By Rebecca Bulnes
By Lee Zimmerman
By Rebecca Bulnes
By S. Pajot
By S. Pajot, Liz Tracy, Kat Bein, & Sean Levisman
By Kat Bein
By Ashley Rogers
Tarantino, who claims to have listened to "a zillion" surf songs in his research, might argue (and has) that he doesn't think surf music has anything to do with surfing, and that neither connects to his story. He could point out that the Trashmen were from Minnesota (that surfin' bird flew far) as evidence. He'd still be wrong. Surf music is surfing -- the two are inseparable, each reinforcing the attractions of the other.
And "Walk Don't Run" by the Ventures (a pseudosurf band) would've been so perfect for the scene in which Uma Thurman ODs on heroin and has to be rushed to a dealer's house for emergency treatment. Oh, well.
Beyond the bad calls on the surf tip lie the other tunes included on the CD. Now, Pulp Fiction employs a non-sequitur approach to much of its dialogue (characters talk tritely while carrying out executions, for example), so perhaps the songs aren't supposed to have anything to do with what's happening on-screen.
When Thurman and Travolta return from a date, he goes to the restroom (which he does a lot in this movie, a good idea for audience members, as well) and she cues up a reel-to-reel so we can hear Urge Overkill's one-guitar-riff arrangement of Neil Diamond's "Girl, You'll Be a Woman Soon." This smash hit (it seems like some TV network or another has Overkill on nightly to play the song) subtly grows on you, like a fungus. At least it does now -- it's from an old Urge EP that Tarantino happened across. He was thinking about using a k.d. lang song, but felt that would be "too trendy." Nice find, but like Tarantino himself, it's doomed by overkill.
Thurman sways to the meandering cover version and then overdoses on Travolta's heroin. A viable alternative to having to endure hearing that song one more time.
The music for the big dance scene that takes place at Jackrabbit Slim's is provided by Chuck Berry ("You Never Can Tell"). As it plays, Travolta dances -- "Remember Saturday Night Fever!" is Tarantino's silent scream -- and Uma Thurman snorts cocaine voraciously in a restroom crowded with partyin' chicks. Chuck Berry was busted for videotaping customers using the ladies room of his own restaurant in real life. One has to wonder if this sick irony was intentional.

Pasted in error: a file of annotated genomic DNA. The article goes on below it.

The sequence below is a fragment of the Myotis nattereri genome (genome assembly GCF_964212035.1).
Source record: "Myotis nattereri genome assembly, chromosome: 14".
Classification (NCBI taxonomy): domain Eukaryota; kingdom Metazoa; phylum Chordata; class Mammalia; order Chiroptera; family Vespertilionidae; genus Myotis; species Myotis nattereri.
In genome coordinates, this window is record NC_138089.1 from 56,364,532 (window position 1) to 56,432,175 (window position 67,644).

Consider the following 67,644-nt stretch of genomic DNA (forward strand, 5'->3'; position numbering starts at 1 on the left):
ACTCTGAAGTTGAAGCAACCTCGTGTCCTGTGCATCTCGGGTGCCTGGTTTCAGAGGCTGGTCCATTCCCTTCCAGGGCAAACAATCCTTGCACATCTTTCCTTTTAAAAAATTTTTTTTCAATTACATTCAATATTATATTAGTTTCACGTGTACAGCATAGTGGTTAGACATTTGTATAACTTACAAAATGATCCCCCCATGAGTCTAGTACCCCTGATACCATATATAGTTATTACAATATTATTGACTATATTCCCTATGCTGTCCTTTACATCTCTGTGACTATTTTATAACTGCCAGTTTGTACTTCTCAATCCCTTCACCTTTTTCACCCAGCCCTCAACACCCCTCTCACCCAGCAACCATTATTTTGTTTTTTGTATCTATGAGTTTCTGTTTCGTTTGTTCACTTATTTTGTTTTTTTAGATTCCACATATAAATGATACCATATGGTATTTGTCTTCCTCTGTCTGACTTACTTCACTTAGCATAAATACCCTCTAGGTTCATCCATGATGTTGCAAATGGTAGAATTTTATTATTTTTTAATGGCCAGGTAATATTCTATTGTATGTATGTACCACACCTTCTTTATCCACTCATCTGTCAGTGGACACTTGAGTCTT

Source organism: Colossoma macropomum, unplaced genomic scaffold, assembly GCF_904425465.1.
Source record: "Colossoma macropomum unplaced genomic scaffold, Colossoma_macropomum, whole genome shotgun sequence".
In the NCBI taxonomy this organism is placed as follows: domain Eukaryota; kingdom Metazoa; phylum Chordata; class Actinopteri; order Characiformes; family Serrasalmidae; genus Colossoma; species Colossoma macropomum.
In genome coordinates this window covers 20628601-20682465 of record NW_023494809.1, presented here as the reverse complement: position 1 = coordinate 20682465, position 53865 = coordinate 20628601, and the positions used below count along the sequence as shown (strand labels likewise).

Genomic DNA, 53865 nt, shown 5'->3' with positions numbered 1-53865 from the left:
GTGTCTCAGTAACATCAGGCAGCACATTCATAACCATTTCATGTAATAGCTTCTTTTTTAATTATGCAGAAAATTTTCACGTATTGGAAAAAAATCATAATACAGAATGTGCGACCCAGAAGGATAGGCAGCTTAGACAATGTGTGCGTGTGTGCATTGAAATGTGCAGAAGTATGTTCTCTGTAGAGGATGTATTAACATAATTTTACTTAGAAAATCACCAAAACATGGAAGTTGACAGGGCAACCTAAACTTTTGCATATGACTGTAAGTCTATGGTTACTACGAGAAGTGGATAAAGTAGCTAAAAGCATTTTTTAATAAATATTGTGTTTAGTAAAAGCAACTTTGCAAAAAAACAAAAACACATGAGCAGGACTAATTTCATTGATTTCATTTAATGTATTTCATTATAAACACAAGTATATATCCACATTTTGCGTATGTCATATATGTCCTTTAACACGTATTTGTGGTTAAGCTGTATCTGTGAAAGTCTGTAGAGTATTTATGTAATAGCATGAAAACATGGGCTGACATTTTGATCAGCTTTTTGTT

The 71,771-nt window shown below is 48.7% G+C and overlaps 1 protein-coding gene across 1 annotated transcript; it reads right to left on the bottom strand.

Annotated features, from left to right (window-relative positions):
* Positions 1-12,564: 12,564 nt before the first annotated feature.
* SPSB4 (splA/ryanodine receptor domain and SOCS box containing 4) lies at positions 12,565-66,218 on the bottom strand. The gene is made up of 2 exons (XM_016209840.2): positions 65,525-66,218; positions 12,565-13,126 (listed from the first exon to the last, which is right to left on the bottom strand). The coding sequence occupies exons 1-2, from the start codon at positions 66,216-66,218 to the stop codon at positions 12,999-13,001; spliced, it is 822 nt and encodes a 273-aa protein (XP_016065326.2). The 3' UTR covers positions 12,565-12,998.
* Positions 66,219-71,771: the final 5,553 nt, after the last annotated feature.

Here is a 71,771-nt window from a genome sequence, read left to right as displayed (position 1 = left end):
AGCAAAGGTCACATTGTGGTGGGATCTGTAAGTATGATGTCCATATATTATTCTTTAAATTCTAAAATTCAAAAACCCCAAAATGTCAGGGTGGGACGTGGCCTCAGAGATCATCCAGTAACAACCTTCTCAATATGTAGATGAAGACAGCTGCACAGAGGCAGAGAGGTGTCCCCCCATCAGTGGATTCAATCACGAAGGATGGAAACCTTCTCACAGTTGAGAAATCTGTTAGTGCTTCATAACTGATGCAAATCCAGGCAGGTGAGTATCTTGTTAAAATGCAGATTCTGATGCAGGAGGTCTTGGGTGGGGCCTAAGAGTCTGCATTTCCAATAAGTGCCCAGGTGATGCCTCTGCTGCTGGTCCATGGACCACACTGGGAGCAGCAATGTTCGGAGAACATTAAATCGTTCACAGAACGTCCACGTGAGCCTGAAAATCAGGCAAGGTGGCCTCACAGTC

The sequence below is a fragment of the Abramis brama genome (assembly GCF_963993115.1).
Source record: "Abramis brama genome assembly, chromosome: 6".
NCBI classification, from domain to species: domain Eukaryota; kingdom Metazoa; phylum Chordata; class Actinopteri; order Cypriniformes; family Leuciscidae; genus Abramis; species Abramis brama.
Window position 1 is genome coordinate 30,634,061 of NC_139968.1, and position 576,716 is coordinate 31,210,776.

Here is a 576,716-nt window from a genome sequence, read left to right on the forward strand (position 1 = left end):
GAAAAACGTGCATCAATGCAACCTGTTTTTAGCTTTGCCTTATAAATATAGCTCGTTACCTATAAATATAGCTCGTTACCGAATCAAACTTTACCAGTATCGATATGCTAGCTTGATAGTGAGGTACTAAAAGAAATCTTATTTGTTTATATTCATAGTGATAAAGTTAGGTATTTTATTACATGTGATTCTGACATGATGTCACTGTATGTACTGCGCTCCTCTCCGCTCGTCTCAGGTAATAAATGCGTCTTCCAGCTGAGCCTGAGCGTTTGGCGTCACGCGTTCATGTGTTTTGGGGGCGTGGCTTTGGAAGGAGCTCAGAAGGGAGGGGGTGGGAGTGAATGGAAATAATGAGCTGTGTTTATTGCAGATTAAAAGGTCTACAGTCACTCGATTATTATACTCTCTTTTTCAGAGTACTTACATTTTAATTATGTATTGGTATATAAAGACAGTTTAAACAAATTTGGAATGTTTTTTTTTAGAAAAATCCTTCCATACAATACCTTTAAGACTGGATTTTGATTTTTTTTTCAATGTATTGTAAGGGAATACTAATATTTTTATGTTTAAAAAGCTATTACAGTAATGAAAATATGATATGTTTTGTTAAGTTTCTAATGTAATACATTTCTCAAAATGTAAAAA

The dance is the twist. Tarantino says he chose the Berry tune because it has French words in it. Setting aside the Isley Brothers, Sam Cooke, Gary U.S. Bonds, Joey Dee, King Curtis, Hank Ballard (who cut the original "The Twist" made famous by Chubby Checker), the Marvelettes, the Dovels, and a thousand other cool acts that recorded cool twist songs, there was a single choice that would've allowed Tarantino to really show off. Dick Dale and his Del-Tones once hopped on the bandwagon with a song called "Misirlou Twist."
Some of the nuggets chosen for inclusion are both debatable and pretty much irrelevant (at least to the movie's plot). Thumbs down to Kool and the Gang's "Jungle Boogie" and Al Green's "Let's Stay Together." Those tunes, pleasant though they may be, have little to say. Thumbs up to Ricky Nelson's "Lonesome Town" and Dusty Springfield's "Son of a Preacher Man." These two artists enjoyed wide popular appeal without trying too hard, and yet their work stands the test of time with aplomb. So what? This is a movie -- and one CD, not a record shop.
Maria McKee checks in with "If Love Is a Red Dress (Hang Me in Rags)." McKee was cool for about one album back when she fronted Lone Justice. She still has a piercingly rangy voice, but Whitney Houston can sing good, too. And Whitney ain't cool.
The nonchalance of the Statler Brothers's "Flowers on the Wall" is way cool, but it's even wayer pointless. It's a solitude song, and movies shouldn't leave you alone.
If it's existential rambling you want, turn to the character of DJ Chris on the television show Northern Exposure. And if it's cool tunes, trust your own instincts. Because that's the real problem with Pulp Fiction -- American pop-culture consumers have bought into Tarantino's lame storytelling and even lamer taste in rock music.
From Tarantino's viewfinder the best thing about Pulp Fiction just might be that its mass popularity will allow him to make an even bigger-budget film with even more artistic leeway next time out. Hey Quentin, keep Laika & the Cosmonauts in mind.